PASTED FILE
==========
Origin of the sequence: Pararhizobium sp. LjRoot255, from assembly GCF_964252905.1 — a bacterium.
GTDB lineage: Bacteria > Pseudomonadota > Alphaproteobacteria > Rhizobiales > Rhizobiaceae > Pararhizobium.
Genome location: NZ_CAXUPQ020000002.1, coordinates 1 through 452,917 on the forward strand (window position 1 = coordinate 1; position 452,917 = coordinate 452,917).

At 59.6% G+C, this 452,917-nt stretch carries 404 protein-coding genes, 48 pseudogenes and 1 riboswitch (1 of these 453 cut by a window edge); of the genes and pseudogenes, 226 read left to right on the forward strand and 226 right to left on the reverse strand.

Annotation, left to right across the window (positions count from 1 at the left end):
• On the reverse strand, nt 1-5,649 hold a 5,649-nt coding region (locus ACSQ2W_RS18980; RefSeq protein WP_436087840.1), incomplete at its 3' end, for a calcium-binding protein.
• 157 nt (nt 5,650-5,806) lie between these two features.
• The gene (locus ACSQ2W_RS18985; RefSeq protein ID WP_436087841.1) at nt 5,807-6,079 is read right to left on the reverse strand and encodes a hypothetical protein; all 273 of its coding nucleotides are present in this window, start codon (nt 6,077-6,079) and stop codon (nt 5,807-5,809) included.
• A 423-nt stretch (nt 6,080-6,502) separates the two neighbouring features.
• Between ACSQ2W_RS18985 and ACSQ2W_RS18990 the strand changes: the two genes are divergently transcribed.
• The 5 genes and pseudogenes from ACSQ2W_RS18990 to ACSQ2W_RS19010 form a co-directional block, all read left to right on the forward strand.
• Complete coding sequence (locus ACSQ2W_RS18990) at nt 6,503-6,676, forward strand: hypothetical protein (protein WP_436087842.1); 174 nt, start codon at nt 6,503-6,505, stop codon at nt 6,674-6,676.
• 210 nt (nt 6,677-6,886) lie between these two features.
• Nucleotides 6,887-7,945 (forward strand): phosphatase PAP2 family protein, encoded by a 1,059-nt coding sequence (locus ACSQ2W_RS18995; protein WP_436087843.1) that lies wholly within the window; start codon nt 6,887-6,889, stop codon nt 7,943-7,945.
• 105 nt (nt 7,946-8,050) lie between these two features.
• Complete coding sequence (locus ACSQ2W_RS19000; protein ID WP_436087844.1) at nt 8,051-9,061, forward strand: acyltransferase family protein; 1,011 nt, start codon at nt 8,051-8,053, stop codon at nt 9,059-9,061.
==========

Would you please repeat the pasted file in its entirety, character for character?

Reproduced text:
Origin of the sequence: Pararhizobium sp. LjRoot255, from assembly GCF_964252905.1 — a bacterium.
GTDB lineage: Bacteria > Pseudomonadota > Alphaproteobacteria > Rhizobiales > Rhizobiaceae > Pararhizobium.
Genome location: NZ_CAXUPQ020000002.1, coordinates 1 through 452,917 on the forward strand (window position 1 = coordinate 1; position 452,917 = coordinate 452,917).

At 59.6% G+C, this 452,917-nt stretch carries 404 protein-coding genes, 48 pseudogenes and 1 riboswitch (1 of these 453 cut by a window edge); of the genes and pseudogenes, 226 read left to right on the forward strand and 226 right to left on the reverse strand.

Annotation, left to right across the window (positions count from 1 at the left end):
• On the reverse strand, nt 1-5,649 hold a 5,649-nt coding region (locus ACSQ2W_RS18980; RefSeq protein WP_436087840.1), incomplete at its 3' end, for a calcium-binding protein.
• 157 nt (nt 5,650-5,806) lie between these two features.
• The gene (locus ACSQ2W_RS18985; RefSeq protein ID WP_436087841.1) at nt 5,807-6,079 is read right to left on the reverse strand and encodes a hypothetical protein; all 273 of its coding nucleotides are present in this window, start codon (nt 6,077-6,079) and stop codon (nt 5,807-5,809) included.
• A 423-nt stretch (nt 6,080-6,502) separates the two neighbouring features.
• Between ACSQ2W_RS18985 and ACSQ2W_RS18990 the strand changes: the two genes are divergently transcribed.
• The 5 genes and pseudogenes from ACSQ2W_RS18990 to ACSQ2W_RS19010 form a co-directional block, all read left to right on the forward strand.
• Complete coding sequence (locus ACSQ2W_RS18990) at nt 6,503-6,676, forward strand: hypothetical protein (protein WP_436087842.1); 174 nt, start codon at nt 6,503-6,505, stop codon at nt 6,674-6,676.
• 210 nt (nt 6,677-6,886) lie between these two features.
• Nucleotides 6,887-7,945 (forward strand): phosphatase PAP2 family protein, encoded by a 1,059-nt coding sequence (locus ACSQ2W_RS18995; protein WP_436087843.1) that lies wholly within the window; start codon nt 6,887-6,889, stop codon nt 7,943-7,945.
• 105 nt (nt 7,946-8,050) lie between these two features.
• Complete coding sequence (locus ACSQ2W_RS19000; protein ID WP_436087844.1) at nt 8,051-9,061, forward strand: acyltransferase family protein; 1,011 nt, start codon at nt 8,051-8,053, stop codon at nt 9,059-9,061.